Archive: October 28, 2008

1
Newly Released Securities and Exchange Commission Enforcement Manual (“Red Book”) Provides Guidance on Treatment of Electronic Information
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Court Declines to Require Plaintiff to Designate Specifically Confidential Portions of Documents during Discovery where Entire Document does not Rise to that Level

Newly Released Securities and Exchange Commission Enforcement Manual (“Red Book”) Provides Guidance on Treatment of Electronic Information

For the first time, the SEC has released its Enforcement Manual, also known as the "Red Book” to the public.  Although the manual is intended to provide guidance to members of the SEC’s Division of Enforcement, it is a valuable resource for anyone involved in a SEC investigation.

Several sections address the topic of electronic information.  For example, section 3.2.6.2, “Form of Production,” provides a detailed explanation of what is expected of those responding to an SEC subpoena, including a discussion of the SEC’s preference for electronic production.  Section 3.2.6.2.3, “Format for Electronic Production of Documents to the SEC,” provides even greater detail regarding the production of electronic information.  The manual also provides valuable guidance on privilege logs, bates stamping, records certifications and much more.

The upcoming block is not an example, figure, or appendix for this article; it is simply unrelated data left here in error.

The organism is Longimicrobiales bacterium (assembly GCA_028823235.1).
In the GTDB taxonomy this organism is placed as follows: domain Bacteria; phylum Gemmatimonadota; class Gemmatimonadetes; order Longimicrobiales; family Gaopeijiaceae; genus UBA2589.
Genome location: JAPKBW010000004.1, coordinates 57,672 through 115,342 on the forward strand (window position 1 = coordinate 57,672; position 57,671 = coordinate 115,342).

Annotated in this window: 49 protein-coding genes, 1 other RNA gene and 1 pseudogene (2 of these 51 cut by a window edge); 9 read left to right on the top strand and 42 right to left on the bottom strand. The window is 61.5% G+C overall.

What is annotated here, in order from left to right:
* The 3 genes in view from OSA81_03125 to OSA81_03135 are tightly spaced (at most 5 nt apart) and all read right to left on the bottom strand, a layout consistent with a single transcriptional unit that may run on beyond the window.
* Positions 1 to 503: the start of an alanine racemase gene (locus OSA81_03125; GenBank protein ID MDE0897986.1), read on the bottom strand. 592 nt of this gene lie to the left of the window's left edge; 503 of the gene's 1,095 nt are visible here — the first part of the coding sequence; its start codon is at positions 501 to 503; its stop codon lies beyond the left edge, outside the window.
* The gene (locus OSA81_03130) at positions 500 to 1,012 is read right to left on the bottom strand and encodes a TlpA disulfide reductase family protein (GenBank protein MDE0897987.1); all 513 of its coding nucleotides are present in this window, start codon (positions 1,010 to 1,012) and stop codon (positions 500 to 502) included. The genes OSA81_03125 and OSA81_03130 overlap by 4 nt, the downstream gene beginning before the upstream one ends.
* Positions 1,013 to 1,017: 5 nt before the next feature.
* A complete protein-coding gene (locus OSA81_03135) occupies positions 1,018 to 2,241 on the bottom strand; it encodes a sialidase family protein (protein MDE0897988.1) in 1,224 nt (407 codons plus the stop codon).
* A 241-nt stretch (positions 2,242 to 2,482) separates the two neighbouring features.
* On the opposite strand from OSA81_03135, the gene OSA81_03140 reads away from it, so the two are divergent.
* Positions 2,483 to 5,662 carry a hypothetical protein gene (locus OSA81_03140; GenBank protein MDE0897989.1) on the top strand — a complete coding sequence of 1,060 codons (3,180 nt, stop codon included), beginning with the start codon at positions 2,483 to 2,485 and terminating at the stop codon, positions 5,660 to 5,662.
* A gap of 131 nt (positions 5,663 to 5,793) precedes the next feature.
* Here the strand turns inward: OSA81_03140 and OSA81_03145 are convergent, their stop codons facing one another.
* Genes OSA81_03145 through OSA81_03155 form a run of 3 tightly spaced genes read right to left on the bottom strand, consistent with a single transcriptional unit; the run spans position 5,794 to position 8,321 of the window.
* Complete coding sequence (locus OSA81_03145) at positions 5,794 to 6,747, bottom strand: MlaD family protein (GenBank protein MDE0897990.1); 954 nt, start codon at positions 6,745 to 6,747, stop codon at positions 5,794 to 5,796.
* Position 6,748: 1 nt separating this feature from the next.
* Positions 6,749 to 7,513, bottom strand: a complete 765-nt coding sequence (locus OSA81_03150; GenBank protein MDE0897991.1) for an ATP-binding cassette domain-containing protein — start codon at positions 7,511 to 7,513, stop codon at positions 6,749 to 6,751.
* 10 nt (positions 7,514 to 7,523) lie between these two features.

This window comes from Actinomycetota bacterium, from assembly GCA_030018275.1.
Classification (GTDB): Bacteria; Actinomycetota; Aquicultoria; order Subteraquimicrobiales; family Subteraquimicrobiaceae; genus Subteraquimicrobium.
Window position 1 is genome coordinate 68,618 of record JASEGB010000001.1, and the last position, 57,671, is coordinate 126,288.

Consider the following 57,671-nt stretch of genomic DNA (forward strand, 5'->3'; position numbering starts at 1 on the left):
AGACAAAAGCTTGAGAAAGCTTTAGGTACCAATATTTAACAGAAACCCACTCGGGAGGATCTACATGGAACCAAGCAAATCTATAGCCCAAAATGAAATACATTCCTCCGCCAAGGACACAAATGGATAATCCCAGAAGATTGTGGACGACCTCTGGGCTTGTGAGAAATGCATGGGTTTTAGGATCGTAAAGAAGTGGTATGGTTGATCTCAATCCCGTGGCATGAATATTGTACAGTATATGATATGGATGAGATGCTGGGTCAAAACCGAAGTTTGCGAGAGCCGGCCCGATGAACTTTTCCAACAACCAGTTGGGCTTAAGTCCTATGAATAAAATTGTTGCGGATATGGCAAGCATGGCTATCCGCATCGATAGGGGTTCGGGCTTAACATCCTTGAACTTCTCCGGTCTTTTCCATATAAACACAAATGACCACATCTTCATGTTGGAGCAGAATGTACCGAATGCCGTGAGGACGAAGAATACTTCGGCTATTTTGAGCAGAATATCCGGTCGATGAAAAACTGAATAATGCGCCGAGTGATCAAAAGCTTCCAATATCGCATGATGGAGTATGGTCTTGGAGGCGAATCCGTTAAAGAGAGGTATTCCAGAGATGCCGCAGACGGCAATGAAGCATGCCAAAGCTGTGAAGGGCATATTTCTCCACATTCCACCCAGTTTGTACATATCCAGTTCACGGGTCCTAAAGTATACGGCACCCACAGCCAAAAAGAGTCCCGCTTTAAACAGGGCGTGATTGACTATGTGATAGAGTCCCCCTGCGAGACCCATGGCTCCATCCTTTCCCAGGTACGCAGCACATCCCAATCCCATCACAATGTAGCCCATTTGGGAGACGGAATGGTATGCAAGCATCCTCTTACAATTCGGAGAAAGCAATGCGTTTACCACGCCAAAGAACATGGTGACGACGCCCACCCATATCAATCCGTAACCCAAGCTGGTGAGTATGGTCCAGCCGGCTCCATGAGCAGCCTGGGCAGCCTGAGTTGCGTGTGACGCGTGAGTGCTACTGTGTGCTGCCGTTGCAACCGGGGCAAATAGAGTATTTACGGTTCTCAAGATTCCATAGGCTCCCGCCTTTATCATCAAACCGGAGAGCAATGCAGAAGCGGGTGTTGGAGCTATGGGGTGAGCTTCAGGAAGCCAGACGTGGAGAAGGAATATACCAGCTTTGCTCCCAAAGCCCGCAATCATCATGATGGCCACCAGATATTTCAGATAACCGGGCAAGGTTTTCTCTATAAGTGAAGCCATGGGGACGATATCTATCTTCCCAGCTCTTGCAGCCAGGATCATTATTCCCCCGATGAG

The full text of the Enforcement Manual is available here.
 

Court Declines to Require Plaintiff to Designate Specifically Confidential Portions of Documents during Discovery where Entire Document does not Rise to that Level

Containment Tech. Group, Inc. v. Am. Soc’y of Health Sys. Pharmacists, 2008 WL 4545310 (S.D. Ind. Oct. 10, 2008)

In this defamation case, the parties disagreed over the scope of a protective order sought by plaintiff prior to production of proprietary information, among other things.  The parties attempted to negotiate the terms of such an order, but could not agree on several issues, including whether only portions of documents should be designated as “confidential” if the entire document did not rise to that level.  Under the parties’ proposed terms, materials designated “confidential” would have automatically been sealed if filed with the court.

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